Access to all but the top and bottom requires a hike along the Bear Trap Canyon National Recreation Trail (roads get you to the top and bottom). Its 1,500-foot canyon walls make it very scenic, and it's arguably the fishiest bit.
   Most anglers hike upstream from the trailhead at the end of Bear Trap Road, off of Norris Road/Highway 84. Access is unlimited here, and it does get a fair bit of foot-traffic from both anglers and others. The rock gardens along the initial straightaway are most heavily fished spots - getting around the corner earns elbow room and often better fishing. The trail continues all the way to just below the power house about 8 miles upstream, and angler density thins as you go (through-hiking from top to bottom was closed after 9/11 to protect the power source from potential intruders).
   A campsite is located about three miles from the trailhead near Bear Trap Creek, and dispersed camping is allowed throughout the wilderness section provided you're not within 200 feet of a water source, which can be tricky.
   Bear Trap Canyon is rarely floated as there are a couple significant rapids mid-canyon. Should you make that questionable decision, a word of caution: Bear Trap's Kitchen Sink rapid (Class IV-V, about 3.5 miles down from the launch) is a wicked thrasher known to sink boats and beat up floaters, and it's not the only rapid in this area. Hard-sided boats are not the way to attempt these hazards. If you insist, the launch is located at the powerhouse, accessed via the road to Ennis Dam from McAllister. Hug your family, get right with god and wear a helmet. 
Below the dam, on a Foxy Red Clouser. 
   Many snakes, including the rare rattler, slither these parts during summer. Being that this is the most-often hiked section, keep an eye on the trail and your dogs on leashes.
   As previously mentioned, arctic grayling are sometimes caught here, especially near the dam (browns and rainbows being the dominant catch). A small remnant population from recent stockings (Montana Fish Wildlife and Parks stocked grayling in the Lower Madison from 2001 to 2006 at Headwaters State Park) has persevered, barely. Prior to completion of the original Ennis Dam (AKA Madison Dam) in 1901 and the introduction of brown and rainbow trout, grayling thrived here. Old hands tell stories of schools of forlorn grayling pressed up against the dam, hoping to migrate upstream. Cutbows and chubs are also extremely rare catches in Bear Trap Canyon (and rumors of catfish).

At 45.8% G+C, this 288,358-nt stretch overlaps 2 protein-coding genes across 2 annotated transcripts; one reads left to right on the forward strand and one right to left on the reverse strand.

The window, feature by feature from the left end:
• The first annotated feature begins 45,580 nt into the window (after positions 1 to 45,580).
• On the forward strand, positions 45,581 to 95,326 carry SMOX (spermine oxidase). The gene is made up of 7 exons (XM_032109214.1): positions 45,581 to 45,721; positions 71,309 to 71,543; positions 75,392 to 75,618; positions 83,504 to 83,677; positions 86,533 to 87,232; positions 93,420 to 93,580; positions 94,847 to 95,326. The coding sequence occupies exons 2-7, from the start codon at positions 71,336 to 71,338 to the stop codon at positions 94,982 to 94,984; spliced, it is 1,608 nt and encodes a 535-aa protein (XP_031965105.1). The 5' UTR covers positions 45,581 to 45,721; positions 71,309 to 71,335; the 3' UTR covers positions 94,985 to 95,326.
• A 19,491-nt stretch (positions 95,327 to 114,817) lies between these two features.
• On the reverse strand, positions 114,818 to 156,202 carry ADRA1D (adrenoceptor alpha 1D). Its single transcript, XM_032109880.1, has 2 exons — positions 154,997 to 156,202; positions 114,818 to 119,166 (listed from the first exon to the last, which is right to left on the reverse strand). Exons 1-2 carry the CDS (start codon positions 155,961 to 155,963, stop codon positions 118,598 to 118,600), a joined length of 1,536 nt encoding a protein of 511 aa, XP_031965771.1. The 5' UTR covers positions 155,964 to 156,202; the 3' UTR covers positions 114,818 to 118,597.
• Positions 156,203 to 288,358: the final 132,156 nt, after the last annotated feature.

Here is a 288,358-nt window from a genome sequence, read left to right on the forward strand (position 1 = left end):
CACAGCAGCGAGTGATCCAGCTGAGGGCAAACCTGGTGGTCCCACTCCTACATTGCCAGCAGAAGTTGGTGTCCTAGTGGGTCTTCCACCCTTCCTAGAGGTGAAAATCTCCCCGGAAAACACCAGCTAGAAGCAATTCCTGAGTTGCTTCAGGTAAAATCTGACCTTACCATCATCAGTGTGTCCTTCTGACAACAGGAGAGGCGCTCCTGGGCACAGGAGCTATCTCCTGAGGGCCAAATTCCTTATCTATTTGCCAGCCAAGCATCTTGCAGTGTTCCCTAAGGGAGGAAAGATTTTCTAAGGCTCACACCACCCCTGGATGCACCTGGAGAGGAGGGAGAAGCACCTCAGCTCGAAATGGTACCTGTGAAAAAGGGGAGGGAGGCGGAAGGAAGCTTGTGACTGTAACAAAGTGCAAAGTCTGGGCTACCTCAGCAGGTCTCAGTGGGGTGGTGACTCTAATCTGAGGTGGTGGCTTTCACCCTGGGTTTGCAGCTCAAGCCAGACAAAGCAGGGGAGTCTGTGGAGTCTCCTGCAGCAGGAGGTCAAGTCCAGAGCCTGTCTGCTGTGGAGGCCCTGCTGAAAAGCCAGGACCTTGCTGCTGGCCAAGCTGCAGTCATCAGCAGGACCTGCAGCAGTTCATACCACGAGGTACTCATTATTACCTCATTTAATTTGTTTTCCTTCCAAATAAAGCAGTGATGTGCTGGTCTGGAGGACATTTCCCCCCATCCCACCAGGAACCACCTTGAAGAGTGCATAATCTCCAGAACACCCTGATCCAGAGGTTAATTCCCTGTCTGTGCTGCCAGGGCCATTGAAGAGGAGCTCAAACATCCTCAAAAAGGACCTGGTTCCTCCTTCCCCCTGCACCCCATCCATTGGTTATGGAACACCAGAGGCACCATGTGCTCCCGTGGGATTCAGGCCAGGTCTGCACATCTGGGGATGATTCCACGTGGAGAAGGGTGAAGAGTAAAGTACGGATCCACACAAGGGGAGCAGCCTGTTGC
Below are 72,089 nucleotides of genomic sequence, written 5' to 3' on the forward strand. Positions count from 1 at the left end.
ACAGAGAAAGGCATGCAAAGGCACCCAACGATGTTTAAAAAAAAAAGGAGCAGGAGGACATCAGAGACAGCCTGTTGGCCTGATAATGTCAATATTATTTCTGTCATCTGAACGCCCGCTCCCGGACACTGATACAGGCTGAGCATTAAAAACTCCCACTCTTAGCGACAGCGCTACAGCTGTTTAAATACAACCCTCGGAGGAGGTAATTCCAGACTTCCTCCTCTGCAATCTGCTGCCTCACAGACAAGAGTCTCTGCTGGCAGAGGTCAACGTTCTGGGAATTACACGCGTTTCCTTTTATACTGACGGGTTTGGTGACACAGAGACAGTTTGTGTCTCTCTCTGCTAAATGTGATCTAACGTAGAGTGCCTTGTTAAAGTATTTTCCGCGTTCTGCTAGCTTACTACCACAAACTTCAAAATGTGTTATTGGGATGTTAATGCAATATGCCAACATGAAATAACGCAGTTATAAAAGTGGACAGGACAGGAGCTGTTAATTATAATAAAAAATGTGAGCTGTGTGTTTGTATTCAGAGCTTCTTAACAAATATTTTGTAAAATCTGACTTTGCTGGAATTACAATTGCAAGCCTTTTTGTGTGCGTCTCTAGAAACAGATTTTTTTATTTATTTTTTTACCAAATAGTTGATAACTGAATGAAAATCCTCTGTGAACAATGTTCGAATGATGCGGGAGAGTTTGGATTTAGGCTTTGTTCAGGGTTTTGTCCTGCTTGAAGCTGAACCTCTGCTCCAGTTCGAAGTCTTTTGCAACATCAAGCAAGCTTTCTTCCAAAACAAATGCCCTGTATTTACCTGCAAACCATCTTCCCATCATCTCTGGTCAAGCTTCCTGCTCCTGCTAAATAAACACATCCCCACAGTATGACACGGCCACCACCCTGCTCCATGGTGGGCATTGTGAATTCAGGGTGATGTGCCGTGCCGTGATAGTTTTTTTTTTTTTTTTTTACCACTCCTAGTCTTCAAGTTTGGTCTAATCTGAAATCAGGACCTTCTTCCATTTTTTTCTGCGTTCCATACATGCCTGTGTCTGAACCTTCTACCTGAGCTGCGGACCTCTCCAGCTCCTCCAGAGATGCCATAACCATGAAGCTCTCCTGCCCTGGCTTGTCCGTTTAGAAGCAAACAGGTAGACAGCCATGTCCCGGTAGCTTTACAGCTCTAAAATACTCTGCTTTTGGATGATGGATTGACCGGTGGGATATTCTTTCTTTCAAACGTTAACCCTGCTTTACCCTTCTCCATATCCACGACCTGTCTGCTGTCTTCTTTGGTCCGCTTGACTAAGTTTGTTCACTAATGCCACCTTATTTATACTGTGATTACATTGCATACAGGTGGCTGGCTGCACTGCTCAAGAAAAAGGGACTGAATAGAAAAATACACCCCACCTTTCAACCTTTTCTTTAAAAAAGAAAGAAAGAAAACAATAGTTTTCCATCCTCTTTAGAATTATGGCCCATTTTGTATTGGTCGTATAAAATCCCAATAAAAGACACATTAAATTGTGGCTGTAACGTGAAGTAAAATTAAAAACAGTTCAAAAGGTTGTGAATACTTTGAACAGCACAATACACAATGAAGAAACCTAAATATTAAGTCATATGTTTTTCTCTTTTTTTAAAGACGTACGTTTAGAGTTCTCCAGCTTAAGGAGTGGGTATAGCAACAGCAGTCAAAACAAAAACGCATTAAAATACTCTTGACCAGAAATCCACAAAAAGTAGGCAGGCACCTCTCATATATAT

A 2012 fireworks-caused wildfire took out much of the hillside greenery and subjected the river to mudslides for a spell, but no noticeable impact remains.
   If you're going to fish the Lower Madison on foot, Bear Trap Canyon is often the best bet.
Click here to purchase a Bear Trap Canyon fishing map.

"Float the Lower?"

Anglers looking to float should head to the Warm Springs to Black's Ford Fishing Access Site section, which is the middle 7-mile stretch. Fishing remains excellent here, with almost all of this stretch being public land. There are many roadside BLM pay campsites throughout this stretch, with full campgrounds at Trapper Springs and Red Cliff.
   This is where you'll find the "buckets" (visible boulder-sized craters in the riverbed), and knowing how to fish them is crucial. Get your flies to the bottom as soon as possible, by whatever means necessary; nymphing is usually preferred. Some buckets are simply gaps in the weeds. While they can be fruitful, these buckets are much more difficult to fish, as they're abrupt and small - getting your flies down into them is infinitely frustrating.
   Floating this section is notoriously simple. It's where most Bozeman-area neophyte rowers head to get behind the sticks. It's a slow, flat float and nearly impossible to get into any danger. There are boat ramps at Warm Springs Creek Day Use Area (the take-out for the Bear Trap Canyon Float), California Corner (hand-launch only), Canaday Bridge (an 1800s-era toll ford), Damselfly Fishing Access Site (at the mouth of Cherry Creek), and Black's Ford Fishing Access Site. The first three are managed by the Bureau of Land Management, and the last two are Montana Fish, Wildlife and Parks sites. All have adequate parking, decent ramps, and rustic bathrooms.